On September 29, LCO Board of Governors Chair Bruce Elman announced Aneurin (Nye) Thomas as the next executive director of the Law Commission of Ontario.
The former director general of policy and strategic research at Legal Aid Ontario (LAO), Thomas was responsible for leading LAO’s project to significantly expand financial eligibility and legal aid services in Ontario, and for the organization’s dedicated strategies to improve access to justice for Aboriginal peoples, persons with mental illness and addictions, and victims of domestic violence. Between 2004 and 2007, he oversaw policy and research for the Ipperwash Inquiry into policing and aboriginal protests, and he has served in senior roles at the Ministry of the Attorney General, the Ontario Legal Aid Review, the Centre for Public Law and Public Policy and the Libel Defense Resource Centre.
Thomas is currently serving as the LCO executive director designate, a role he began on October 19. He officially takes the helm from founding executive director Patricia Hughes on December 15.
Liaison met with Thomas to talk about his new role.
Liaison: Welcome and congratulations! What attracted you to the LCO and the role of executive director?
Nye Thomas: I have a longstanding interest in law reform as evidenced by my work at Legal Aid Ontario and on a number of provincial inquiries like Ipperwash. I also have a strong connection to the kind of access to justice work done by the LCO in recent years, including the projects in family law, older adults, disability and employment. These are all very much issues in the Legal Aid mandate as well. Combine all of this with the opportunity to lead Ontario’s law reform commission and it seems like a good and natural next step in my career.
Liaison: Among the LCO’s many achievements, what stands out for you?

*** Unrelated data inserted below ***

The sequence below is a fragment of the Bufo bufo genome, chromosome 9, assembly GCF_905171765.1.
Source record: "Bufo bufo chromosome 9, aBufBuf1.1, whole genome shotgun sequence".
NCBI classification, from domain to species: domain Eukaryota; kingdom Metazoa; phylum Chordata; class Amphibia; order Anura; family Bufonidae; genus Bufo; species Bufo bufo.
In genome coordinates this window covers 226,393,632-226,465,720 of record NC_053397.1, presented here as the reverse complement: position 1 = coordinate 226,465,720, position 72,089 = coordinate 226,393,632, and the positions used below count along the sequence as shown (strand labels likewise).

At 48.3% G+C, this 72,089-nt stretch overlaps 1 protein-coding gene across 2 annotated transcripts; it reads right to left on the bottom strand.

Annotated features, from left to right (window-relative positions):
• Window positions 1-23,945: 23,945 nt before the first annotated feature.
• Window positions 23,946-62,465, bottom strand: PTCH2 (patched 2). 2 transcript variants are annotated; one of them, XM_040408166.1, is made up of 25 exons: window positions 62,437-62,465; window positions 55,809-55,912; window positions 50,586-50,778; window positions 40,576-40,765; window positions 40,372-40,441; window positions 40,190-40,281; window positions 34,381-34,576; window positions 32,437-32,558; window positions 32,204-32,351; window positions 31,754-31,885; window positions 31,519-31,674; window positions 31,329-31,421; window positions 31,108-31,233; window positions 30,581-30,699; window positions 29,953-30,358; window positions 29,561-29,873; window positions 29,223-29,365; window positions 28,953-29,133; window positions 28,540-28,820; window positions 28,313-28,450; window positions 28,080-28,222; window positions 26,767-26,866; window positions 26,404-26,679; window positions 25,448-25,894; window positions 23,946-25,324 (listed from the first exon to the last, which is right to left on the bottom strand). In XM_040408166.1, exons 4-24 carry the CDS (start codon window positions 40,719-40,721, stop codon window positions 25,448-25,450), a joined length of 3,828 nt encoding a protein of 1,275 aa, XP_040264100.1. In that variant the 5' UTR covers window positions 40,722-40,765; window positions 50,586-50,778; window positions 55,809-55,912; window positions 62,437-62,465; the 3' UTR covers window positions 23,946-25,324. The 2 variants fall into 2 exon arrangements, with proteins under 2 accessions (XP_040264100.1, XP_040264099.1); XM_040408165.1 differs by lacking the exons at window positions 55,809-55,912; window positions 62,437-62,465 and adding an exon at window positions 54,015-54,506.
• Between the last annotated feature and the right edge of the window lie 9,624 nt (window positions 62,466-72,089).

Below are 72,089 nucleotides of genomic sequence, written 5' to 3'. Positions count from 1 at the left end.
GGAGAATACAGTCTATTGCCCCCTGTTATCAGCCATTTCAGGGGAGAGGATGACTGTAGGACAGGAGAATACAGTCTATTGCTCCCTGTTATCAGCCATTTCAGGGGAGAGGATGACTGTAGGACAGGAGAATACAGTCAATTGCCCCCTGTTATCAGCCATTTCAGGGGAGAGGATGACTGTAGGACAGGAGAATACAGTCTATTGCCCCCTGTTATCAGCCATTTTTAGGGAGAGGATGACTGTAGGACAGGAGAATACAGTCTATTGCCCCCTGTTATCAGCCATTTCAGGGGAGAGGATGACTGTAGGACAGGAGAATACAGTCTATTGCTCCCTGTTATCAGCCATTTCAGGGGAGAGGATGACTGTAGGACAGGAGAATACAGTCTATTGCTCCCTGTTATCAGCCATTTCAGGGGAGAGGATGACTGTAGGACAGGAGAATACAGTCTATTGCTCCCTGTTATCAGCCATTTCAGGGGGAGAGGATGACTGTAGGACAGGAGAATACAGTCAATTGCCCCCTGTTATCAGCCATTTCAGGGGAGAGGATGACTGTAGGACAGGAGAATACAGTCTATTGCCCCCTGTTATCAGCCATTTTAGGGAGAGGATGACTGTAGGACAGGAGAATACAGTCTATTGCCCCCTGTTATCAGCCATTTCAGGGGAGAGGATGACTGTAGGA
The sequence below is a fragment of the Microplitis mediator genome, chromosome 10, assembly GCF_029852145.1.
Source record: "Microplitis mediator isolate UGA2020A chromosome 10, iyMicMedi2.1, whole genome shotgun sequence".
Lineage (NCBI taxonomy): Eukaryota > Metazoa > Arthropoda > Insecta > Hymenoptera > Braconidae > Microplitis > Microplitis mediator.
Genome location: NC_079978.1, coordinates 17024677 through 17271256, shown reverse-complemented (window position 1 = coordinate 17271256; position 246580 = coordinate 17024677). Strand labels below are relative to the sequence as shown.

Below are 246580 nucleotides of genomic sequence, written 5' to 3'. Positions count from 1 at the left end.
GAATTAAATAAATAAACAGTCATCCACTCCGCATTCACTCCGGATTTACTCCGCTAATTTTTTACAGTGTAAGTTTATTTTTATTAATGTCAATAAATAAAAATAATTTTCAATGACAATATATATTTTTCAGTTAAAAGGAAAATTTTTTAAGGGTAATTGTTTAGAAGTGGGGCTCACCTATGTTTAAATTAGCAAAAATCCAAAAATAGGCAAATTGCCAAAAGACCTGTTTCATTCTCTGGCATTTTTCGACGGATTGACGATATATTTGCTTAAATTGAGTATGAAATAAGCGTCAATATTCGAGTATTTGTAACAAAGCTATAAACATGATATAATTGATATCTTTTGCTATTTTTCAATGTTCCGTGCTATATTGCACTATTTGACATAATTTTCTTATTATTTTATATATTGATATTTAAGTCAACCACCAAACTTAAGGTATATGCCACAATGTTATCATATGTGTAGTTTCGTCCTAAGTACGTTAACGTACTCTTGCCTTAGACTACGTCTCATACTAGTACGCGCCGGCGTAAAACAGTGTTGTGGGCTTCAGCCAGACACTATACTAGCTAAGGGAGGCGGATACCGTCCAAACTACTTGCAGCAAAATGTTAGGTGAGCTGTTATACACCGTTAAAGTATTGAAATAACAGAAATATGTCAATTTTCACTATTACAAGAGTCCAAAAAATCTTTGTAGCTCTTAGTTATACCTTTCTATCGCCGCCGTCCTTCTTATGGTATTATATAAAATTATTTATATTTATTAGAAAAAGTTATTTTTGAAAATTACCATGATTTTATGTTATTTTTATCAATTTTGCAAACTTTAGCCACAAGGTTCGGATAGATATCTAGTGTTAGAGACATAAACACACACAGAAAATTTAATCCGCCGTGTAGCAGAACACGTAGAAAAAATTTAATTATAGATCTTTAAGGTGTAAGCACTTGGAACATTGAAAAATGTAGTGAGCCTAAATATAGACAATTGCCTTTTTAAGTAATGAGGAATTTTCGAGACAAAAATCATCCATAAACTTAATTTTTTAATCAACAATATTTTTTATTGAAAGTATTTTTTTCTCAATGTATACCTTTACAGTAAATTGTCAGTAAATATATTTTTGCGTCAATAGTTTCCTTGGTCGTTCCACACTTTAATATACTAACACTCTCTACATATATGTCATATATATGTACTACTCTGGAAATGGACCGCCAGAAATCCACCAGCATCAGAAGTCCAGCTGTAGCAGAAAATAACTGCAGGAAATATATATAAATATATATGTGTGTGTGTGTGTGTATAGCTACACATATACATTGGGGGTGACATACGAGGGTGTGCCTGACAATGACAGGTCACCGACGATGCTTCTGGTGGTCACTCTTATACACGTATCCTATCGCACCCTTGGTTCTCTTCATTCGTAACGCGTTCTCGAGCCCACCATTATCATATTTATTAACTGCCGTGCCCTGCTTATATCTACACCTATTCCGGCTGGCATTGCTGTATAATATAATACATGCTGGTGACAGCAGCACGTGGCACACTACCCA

NT: There are two or three standouts. First, the LCO has done a very good job of engaging a whole new set of stakeholders in the law reform process. Classically, law reform involves judges and lawyers. What I think the LCO has managed to do very successfully is broaden the conversation and bring new voices to the table. It’s an appropriate and contemporary approach to law reform in 2015.
Second is the emphasis that the LCO has placed on relevance. It’s easy for law reform projects to feel removed from the day-to-day lives and issues that people are facing. The LCO ensures its projects are forward-looking and relevant to contemporary debates on law and policy.
The third stand-out is the impressive breadth of projects. The Law Commission has positioned itself as a provincial resource on wide-ranging issues. We’re not just a research institute run out of a law school, but a resource everyone in the justice system can be proud of.
Liaison: What do you see as the unique challenges and opportunities at this stage of the LCO’s growth?
NT: Challenges and opportunities are sometimes the same thing! First up is the renewal of our funding sources in the next 18 months. It’s an opportunity to solidify the role of the Commission and to renew our mandate for another five years.
At the same time, I’d like to focus on the creation of a new strategic plan. I plan to reach out to our stakeholders to get their thoughts on the role of the LCO, the projects we work on and how we engage with our justice system partners, and then use that input to set long-term goals for the organization.
The third opportunity involves our projects. We have a good portfolio at various stages of completion and we would do well to complete these successfully and then move on to our next suite of endeavours.
Liaison: What message do you have for the outgoing executive director and for the LCO’s stakeholders?
NT: To Patricia — You’ve done a great job. I know it’s difficult to start a new organization and sustain it. She’s managed that challenge very, very well. The positive responses from government, the judiciary, academia, and our community are testament to that.
To our stakeholders — I hope to continue the LCO’s tradition of independence, constructive engagement, and rigorous legal and public policy analysis. The Law Commission stands and falls on the strength of its work and reputation. We’re already recognized across the province for high quality analysis; in time, I’d hope to see the LCO emerge as a law reform leader in Canada and a great collaborator with like-minded organizations around the world.